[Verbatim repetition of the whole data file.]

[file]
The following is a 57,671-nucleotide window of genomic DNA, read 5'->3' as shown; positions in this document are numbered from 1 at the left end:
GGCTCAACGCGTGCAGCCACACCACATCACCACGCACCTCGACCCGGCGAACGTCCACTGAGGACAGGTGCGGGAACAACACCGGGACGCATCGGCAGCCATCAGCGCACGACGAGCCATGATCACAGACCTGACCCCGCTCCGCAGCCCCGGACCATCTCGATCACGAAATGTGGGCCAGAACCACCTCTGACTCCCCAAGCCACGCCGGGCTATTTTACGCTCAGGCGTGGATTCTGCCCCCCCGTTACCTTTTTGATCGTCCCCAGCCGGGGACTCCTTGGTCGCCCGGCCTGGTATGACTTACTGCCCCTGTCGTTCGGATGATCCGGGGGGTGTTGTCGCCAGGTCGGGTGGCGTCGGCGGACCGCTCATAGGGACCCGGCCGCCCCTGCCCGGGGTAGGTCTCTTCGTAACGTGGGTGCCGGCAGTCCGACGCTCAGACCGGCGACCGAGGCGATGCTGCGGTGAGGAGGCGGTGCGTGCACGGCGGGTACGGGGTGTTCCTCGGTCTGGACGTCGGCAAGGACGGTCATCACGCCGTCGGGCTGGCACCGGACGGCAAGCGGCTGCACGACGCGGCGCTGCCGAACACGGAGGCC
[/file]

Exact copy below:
The following is a 57,671-nucleotide window of genomic DNA, read 5'->3' as shown; positions in this document are numbered from 1 at the left end:
GGCTCAACGCGTGCAGCCACACCACATCACCACGCACCTCGACCCGGCGAACGTCCACTGAGGACAGGTGCGGGAACAACACCGGGACGCATCGGCAGCCATCAGCGCACGACGAGCCATGATCACAGACCTGACCCCGCTCCGCAGCCCCGGACCATCTCGATCACGAAATGTGGGCCAGAACCACCTCTGACTCCCCAAGCCACGCCGGGCTATTTTACGCTCAGGCGTGGATTCTGCCCCCCCGTTACCTTTTTGATCGTCCCCAGCCGGGGACTCCTTGGTCGCCCGGCCTGGTATGACTTACTGCCCCTGTCGTTCGGATGATCCGGGGGGTGTTGTCGCCAGGTCGGGTGGCGTCGGCGGACCGCTCATAGGGACCCGGCCGCCCCTGCCCGGGGTAGGTCTCTTCGTAACGTGGGTGCCGGCAGTCCGACGCTCAGACCGGCGACCGAGGCGATGCTGCGGTGAGGAGGCGGTGCGTGCACGGCGGGTACGGGGTGTTCCTCGGTCTGGACGTCGGCAAGGACGGTCATCACGCCGTCGGGCTGGCACCGGACGGCAAGCGGCTGCACGACGCGGCGCTGCCGAACACGGAGGCC